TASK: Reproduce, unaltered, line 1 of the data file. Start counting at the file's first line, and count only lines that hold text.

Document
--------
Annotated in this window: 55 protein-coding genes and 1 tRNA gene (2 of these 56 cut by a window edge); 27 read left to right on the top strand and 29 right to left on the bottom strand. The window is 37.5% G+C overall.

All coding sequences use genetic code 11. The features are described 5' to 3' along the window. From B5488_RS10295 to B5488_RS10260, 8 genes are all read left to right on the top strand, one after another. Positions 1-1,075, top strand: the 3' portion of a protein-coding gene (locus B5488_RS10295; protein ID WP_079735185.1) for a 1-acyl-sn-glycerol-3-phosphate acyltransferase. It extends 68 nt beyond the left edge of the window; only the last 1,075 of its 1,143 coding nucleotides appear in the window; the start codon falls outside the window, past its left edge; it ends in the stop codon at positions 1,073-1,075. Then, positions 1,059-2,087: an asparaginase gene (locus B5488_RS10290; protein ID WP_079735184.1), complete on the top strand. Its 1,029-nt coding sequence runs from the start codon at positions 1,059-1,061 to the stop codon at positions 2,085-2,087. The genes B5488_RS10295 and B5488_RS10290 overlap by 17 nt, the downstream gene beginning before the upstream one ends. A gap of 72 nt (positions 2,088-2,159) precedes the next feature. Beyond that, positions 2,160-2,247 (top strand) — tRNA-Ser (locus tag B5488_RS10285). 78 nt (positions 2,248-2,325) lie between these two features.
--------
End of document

Annotated in this window: 55 protein-coding genes and 1 tRNA gene (2 of these 56 cut by a window edge); 27 read left to right on the top strand and 29 right to left on the bottom strand. The window is 37.5% G+C overall.